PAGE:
University of Minnesota
School of Physics & Astronomy

Cosmology Lunchtime Seminar

Monday, September 12th 2016
12:15 pm:
Speaker: Yong-Zhong Qian (University of Minnesota)
Subject: Did a Low-Mass Supernova Trigger the Formation of the Solar System? Clues from Stable Isotopes and 10Be
Please note change of venue for the seminar.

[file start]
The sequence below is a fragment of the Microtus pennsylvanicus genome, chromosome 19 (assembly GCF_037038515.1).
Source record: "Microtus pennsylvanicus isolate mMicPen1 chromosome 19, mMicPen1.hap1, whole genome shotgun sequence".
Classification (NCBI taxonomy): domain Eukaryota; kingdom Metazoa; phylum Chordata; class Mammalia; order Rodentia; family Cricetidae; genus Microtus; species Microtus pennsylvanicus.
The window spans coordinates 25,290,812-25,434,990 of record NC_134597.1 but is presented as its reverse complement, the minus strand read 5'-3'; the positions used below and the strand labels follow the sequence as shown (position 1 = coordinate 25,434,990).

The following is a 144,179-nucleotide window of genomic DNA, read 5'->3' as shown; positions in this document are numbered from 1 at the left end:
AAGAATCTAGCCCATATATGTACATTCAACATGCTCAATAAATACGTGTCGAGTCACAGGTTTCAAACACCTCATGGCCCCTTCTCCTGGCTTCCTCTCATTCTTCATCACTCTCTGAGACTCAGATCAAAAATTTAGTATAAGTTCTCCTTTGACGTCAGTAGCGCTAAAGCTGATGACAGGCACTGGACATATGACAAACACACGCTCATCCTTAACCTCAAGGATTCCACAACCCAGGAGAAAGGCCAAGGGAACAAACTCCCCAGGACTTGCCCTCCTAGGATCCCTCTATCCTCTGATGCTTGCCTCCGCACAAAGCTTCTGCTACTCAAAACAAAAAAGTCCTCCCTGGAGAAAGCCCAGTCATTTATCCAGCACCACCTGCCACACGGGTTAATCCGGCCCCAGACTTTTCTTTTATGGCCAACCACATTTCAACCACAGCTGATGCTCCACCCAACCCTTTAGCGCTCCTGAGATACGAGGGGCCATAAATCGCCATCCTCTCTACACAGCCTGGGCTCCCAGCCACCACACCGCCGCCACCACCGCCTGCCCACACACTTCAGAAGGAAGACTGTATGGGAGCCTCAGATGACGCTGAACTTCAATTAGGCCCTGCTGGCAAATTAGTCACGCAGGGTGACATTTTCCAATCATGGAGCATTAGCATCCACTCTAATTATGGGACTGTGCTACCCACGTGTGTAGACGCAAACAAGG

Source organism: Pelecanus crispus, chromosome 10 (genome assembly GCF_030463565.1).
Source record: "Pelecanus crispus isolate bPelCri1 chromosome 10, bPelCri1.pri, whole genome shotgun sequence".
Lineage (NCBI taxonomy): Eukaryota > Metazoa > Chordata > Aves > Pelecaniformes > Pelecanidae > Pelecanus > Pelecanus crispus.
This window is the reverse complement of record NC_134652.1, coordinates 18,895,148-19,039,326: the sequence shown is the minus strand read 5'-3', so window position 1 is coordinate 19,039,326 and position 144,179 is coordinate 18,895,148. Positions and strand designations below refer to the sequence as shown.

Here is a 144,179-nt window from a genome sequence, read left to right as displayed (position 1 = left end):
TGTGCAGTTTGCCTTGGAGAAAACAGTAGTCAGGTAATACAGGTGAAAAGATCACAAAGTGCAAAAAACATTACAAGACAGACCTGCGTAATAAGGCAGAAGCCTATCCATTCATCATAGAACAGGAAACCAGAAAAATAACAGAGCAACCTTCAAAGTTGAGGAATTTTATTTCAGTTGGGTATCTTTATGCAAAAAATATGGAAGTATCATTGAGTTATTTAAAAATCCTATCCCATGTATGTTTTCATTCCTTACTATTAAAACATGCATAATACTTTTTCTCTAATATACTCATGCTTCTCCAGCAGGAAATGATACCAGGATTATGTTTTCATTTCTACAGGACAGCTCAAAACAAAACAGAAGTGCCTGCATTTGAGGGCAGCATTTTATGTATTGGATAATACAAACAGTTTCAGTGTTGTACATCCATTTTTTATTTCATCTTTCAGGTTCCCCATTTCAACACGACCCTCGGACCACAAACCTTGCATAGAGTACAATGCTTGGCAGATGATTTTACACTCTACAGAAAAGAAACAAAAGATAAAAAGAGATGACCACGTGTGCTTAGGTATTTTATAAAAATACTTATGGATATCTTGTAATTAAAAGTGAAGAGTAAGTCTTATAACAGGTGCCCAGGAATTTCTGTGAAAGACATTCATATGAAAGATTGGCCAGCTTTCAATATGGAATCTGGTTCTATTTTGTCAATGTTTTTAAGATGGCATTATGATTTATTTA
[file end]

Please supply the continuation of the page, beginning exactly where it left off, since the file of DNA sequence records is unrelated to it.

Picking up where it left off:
About 4.6 billion years ago, some event disturbed a cloud of gas and dust, triggering the gravitational collapse that led to the formation of the solar system. A core-collapse supernova, whose shock wave is capable of compressing such a cloud, is an obvious candidate for the initiating event. This hypothesis can be tested because supernovae also produce telltale patterns of short-lived radionuclides, which would be preserved today as isotopic anomalies. Previous studies of the forensic evidence have been inconclusive, finding a pattern of isotopes differing from that produced in conventional supernova models. Here we argue that these difficulties either do not arise or are mitigated if the initiating supernova was a special type, low in mass and explosion energy. Key to our conclusion is the demonstration that short-lived 10Be can be readily synthesized in such supernovae by neutrino interactions, while anomalies in stable isotopes are suppressed.

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